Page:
I think I must be working too hard. I realised today that over the past week or so I have been conducting a series of experiments without ever admitting to myself what I was doing. In the mornings, I try to reach the wood on my other bicycle, yet rarely seem to make it – on one occasion, a man I didn’t like the look of went in just ahead of me, so I made that an excuse to turn aside; another time, there was a formidable black dog lurking in among the trees, apparently without its master. If I do get in, I never seem to stay long – there doesn’t seem anywhere to go, apart from the main paths which just carry you straight through. Yet returning on the fixed-gear in the afternoon I can happily lose an hour just roaming – and I never seem to meet anyone.

*

There is something a bit edgy about being in the wood, now that Autumn has set in – the low angle of the sun makes you think how soon it will be dark, and there are scarves of mist lying on the damp ground. I have established that there must be two dells, because this afternoon I saw the water again, beyond the grove of trees. I would have stopped to investigate but the light was going and I was troubled by the absurd notion that I might get lost – I say “absurd” because I know perfectly well that the wood occupies only a small area and any determined attempt to leave it would succeed; and yet there is a strange reluctance to do anything like that – you feel you have to stick to the paths, like some sort of game, so you always spend much more time in there than you intend. It takes a real effort of will to come away.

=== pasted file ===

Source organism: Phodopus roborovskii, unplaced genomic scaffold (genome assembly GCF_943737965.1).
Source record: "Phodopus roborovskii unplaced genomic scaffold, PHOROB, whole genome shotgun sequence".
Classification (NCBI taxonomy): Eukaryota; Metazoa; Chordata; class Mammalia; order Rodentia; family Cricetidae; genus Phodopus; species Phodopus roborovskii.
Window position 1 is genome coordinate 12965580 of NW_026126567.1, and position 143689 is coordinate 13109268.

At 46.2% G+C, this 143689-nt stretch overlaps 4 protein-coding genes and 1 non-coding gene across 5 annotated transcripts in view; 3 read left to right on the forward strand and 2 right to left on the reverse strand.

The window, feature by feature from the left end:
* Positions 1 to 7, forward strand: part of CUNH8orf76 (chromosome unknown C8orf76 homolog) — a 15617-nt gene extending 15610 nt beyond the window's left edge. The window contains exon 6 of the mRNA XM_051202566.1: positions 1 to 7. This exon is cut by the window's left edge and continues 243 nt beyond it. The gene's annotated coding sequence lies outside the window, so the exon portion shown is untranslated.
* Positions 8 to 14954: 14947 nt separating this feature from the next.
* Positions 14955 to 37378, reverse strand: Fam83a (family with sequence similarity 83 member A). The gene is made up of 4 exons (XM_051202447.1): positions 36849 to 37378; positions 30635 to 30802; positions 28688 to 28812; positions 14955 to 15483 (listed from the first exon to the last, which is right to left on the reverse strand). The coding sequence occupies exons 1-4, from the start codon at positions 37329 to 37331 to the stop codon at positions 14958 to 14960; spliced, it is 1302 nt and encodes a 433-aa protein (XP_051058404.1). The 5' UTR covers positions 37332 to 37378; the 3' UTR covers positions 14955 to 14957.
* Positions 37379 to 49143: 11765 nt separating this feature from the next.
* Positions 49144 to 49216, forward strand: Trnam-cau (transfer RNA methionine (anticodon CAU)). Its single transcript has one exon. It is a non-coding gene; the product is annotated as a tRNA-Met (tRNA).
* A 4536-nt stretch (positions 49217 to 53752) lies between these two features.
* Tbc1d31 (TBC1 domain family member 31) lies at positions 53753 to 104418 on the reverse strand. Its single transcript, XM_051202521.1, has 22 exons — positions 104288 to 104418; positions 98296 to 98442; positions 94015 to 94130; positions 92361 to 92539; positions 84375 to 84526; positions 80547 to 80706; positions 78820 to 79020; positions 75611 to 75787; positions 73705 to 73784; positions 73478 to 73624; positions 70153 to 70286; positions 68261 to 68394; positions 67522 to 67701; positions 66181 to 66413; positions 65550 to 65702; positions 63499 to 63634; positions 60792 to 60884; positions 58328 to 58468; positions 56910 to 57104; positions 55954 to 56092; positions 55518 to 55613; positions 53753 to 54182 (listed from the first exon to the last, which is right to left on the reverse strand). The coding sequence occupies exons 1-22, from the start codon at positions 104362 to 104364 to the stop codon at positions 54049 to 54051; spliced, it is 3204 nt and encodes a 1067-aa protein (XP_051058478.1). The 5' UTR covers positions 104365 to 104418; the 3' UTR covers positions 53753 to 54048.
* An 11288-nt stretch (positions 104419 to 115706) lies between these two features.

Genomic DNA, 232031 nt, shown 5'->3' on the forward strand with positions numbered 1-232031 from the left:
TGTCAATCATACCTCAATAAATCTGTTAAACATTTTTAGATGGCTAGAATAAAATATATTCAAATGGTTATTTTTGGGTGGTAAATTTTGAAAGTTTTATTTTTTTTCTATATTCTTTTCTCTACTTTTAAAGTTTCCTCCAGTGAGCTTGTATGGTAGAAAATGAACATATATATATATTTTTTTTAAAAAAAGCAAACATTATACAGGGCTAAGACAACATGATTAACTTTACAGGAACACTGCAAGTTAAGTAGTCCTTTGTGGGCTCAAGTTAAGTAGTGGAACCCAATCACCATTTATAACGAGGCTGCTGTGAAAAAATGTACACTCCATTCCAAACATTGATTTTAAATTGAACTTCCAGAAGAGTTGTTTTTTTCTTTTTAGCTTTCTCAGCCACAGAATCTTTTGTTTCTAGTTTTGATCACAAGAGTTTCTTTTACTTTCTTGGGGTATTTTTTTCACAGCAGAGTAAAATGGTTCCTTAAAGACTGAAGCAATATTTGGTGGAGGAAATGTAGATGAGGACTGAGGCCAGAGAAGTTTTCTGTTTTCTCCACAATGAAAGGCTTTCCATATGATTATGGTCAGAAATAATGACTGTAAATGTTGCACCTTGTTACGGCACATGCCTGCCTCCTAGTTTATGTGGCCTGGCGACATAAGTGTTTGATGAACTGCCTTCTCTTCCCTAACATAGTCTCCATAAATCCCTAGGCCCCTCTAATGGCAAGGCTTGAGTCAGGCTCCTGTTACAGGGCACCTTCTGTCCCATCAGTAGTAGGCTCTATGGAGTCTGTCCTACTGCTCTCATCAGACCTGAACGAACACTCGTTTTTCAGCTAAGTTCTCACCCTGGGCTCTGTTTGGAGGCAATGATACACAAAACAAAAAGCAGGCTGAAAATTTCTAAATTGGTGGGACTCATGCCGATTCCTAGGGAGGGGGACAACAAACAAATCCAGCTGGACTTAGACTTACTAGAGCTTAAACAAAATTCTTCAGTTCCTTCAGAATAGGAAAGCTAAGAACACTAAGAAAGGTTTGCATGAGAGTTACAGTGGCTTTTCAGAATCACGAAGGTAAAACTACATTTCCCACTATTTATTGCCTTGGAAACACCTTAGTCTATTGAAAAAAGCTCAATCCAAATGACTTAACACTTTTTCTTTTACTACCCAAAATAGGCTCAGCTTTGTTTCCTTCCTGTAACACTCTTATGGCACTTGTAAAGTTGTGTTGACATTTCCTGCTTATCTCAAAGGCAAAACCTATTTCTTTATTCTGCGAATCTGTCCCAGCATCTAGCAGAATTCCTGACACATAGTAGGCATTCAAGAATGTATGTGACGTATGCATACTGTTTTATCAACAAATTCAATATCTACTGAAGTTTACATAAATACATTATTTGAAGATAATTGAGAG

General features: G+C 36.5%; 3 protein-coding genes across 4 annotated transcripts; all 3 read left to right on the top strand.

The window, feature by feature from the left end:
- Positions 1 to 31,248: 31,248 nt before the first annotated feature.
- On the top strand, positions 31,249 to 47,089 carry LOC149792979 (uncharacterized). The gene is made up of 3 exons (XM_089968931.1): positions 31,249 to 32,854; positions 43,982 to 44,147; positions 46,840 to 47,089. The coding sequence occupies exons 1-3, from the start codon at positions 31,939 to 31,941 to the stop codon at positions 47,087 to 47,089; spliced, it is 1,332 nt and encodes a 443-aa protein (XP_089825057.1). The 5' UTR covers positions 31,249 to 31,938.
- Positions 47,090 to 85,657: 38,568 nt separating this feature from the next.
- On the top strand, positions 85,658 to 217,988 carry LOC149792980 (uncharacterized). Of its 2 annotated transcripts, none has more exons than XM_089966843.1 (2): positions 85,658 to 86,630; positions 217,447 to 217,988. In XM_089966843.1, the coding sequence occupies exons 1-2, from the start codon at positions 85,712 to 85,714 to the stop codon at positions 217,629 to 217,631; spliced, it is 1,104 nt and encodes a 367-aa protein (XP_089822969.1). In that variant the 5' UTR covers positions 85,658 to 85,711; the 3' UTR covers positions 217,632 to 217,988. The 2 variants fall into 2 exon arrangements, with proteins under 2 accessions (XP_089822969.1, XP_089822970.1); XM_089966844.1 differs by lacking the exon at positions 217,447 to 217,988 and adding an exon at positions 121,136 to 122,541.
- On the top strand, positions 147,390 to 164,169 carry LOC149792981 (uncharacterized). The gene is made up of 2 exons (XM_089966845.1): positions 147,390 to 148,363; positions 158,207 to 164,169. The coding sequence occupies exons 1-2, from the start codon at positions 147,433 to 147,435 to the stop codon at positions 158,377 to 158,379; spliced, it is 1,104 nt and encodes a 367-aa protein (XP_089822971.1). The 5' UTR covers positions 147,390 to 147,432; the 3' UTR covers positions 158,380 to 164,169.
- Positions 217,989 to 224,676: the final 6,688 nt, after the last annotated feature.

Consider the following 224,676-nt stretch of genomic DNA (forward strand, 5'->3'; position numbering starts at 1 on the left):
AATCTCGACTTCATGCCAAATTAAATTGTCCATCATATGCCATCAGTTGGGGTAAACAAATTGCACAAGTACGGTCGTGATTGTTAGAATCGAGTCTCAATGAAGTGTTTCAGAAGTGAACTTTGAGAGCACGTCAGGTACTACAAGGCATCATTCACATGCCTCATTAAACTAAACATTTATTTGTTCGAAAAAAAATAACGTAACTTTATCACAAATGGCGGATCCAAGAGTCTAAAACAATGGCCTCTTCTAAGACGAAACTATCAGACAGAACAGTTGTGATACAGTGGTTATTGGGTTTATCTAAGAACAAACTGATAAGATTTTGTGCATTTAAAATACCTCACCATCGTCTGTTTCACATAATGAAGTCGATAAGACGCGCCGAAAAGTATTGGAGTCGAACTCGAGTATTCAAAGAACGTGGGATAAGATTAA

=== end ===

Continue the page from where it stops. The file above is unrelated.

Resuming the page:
Reflecting on these things in the comfort of my armchair, I realise that in all this there is an element of complicity on my part – I allow myself to be deflected when I am on the other bike – it is almost as if I am searching for an excuse not to go in – just as I play at being lost on the fixed wheel, when all the time I know I could find my way out if I wanted to. I’m sure there’s a rational psychological explanation for it all, and that it’s bound up with this blasted book I am managing not to write.

The only progress I’ve made is the discovery that, according to some sources, the Each Uisge sometimes had a human accomplice – this would be someone who had struck a bargain with it to save his own life. In return, he had to promise to keep the Each Uisge supplied with victims. I wonder if that could be rationalised as some hard-case employed by local horse-owners to protect their beasts? I suppose such a one would be paid by results, and wouldn’t be above a bit of entrapment to line his own pockets, luring likely lads into temptation by pretending to collude with them, only to turn on them? It would be easy to see how countryfolk would come to regard such a one as a sort of devil’s accomplice –

But who’s that at the door at this time of night?

Well, that is a turn up for the books! The man from the junk shop! He hovers outside on the step, holding something in his hands that I can’t make out. I invite him in. He crosses the threshold and thrusts a package at me, done up in brown paper and string.

– Thought you’d be wanting this, he says. I came across it in the shop – it belongs with the rest.
– Thank you, I say, somewhat taken aback.

His gaze lingers a moment at some point behind me, where I know the bike is leaning against the wall. There is an odd glint in his eye that reminds me of our first encounter in the shop and makes me eager to see the back of him. Only when he’s out the door do I turn my attention to the parcel. What can it be? It’s certainly heavy enough.

Well, how about that? It’s a saddle! It certainly looks authentic, though I can’t say I’ve ever come across a cover like that – it isn’t smooth, like leather, it has a sort of fell to it, like some sort of animal skin.

*